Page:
In response to recurrent food and nutrition crises, Niger has developed one of the largest Integrated Management of Acute Malnutrition (IMAM) programs in the world. There are regularly over 400,000 cases of severe acute malnutrition in children treated annually. Up to one third of the national burden of cases of severe acute malnutrition are treated in the region of Maradi, a densely-populated, economically-productive area bordering Nigeria. In this region with great resources but that also faces many challenges, it is easily understood how innovation takes root.
UNICEF plays an important role in the fight against malnutrition in Niger, and its Maradi office works closely with the government’s health centers to monitor admission trends and provide the ready-to-use therapeutic food (RUTF) that helps treat severe acute malnutrition. However, with 135 health centers providing outpatient or inpatient services for malnourished children in the region of Maradi, obtaining quality, regular data was a challenge, which at times resulted in stock-outs of RUTF. The UNICEF team often relied on information that health workers sent from their own mobile phones. “We had to track data in excel data sheets with one tab for each of the 135 health centers. It was an enormous headache,” explains Hamidine Hassane, nutrition specialist at UNICEF Maradi. “In our office, we said ‘why can’t we have an automated tool to do this work for us?’”
In response, a team from UNICEF Maradi – Mohameden Fall, Head of Office, Hamidine Hassane, Nutrition Specialist, and Roufai Ouma, ICT Specialist – developed a RapidSMS-like tool in partnership with the Regional Direction of Public Health in Maradi and with telecommunication company Airtel. The tool, called GAIN (Gestion des Admissions et Intrants Nutritionnels; in English: Management of Admissions and Nutritional Stock), uses an internal network of mobile telephones, SIM cards and USB modems, purchased expressly for the project, to collect real-time data on admissions into nutritional centers and on RUTF stock.
The system took a few months to develop, and after an initial training was provided to users, the tool was launched in January 2014. Low-cost telephones and SIM cards, costing 5000 CFA Francs (about USD 10), were distributed to all 135 health centers to facilitate reporting. Every week, health workers receive an SMS prompting them for data from the preceding week. They then send program and stocks data via SMS directly to a database on a Nigerien-based server. Both public health officials and UNICEF staff have access to the information, that is, data on over 63,000 admissions and tracked delivery of over 32,000 cartons of RUTF collected between January and June 2014.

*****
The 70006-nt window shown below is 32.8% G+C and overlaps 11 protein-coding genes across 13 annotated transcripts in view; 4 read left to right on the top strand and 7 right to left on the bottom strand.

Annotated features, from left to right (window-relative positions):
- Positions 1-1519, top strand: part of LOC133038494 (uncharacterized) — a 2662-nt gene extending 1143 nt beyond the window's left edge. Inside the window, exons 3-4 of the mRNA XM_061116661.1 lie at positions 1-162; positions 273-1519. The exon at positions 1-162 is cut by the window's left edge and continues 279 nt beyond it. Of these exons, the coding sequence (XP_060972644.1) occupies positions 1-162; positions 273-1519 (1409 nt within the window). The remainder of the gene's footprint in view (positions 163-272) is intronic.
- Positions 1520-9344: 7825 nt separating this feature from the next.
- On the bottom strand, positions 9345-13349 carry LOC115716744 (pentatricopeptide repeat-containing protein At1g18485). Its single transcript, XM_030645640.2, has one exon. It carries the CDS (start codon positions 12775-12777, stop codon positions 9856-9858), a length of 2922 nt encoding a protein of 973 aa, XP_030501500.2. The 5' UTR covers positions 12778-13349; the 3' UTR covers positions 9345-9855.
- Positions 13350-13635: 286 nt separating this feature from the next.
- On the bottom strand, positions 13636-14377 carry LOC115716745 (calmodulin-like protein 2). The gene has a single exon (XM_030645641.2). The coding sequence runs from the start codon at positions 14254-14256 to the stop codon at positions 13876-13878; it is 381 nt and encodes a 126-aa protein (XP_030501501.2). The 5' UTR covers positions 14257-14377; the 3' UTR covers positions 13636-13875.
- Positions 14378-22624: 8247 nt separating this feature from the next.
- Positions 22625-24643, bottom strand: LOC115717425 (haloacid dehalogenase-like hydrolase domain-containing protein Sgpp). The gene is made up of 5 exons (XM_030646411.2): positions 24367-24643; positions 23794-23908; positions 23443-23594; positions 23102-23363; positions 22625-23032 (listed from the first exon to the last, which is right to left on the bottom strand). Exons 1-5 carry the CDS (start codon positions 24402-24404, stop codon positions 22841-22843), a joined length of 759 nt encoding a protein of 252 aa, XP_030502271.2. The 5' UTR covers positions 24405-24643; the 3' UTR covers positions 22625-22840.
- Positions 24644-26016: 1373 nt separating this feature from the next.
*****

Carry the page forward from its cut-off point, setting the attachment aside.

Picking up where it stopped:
The development and launch of the tool took much effort. In the beginning, the on-the-job training demands took up a great amount of the team’s time. “At first I had to call the health workers to encourage them to use the system, and I constantly checked the database for errors,” Hamidine says. He used his leave time to get the project going. “Now we have a 95 to 98% rate of response every week, even though there is no mobile network in some health centers. Health workers send the SMS from elsewhere.”
Over time the UNICEF team trained government staff to help manage the technical assistance requests from the health centers, which has enabled them to step back from this on-call support role. The tool however continues to require regular oversight. The coordinators check the database on a daily basis to ensure that everything is functioning correctly.
The tool has improved the timeliness and completeness of reporting for the IMAM program in Maradi. Government counterparts and partners have adopted the use of the tool and greatly appreciate the labour-saving aspects of SMS for data entry and management. The quality of reporting has also notably improved with the use of SMS. RUTF stocks management is easier with real time data, which helps avoid stock-outs that would affect the availability of service for malnourished children. GAIN has also resulted in a more rational use of RUTF, with lower quantities being ordered.
Innovations projects do not take off and fly on their own. These projects need advocates, supporters and dynamic coordinators to ensure that small problems do not cause system failures. It took much skills and capacity to design, launch and manage the GAIN system, and the dedication and dynamism of the UNICEF team has paid off – their innovative tool has helped improve the IMAM programme in Maradi, and is now considered a model that might be expanded to other regions of the country.
Nutrition Specialist, UNICEF New York
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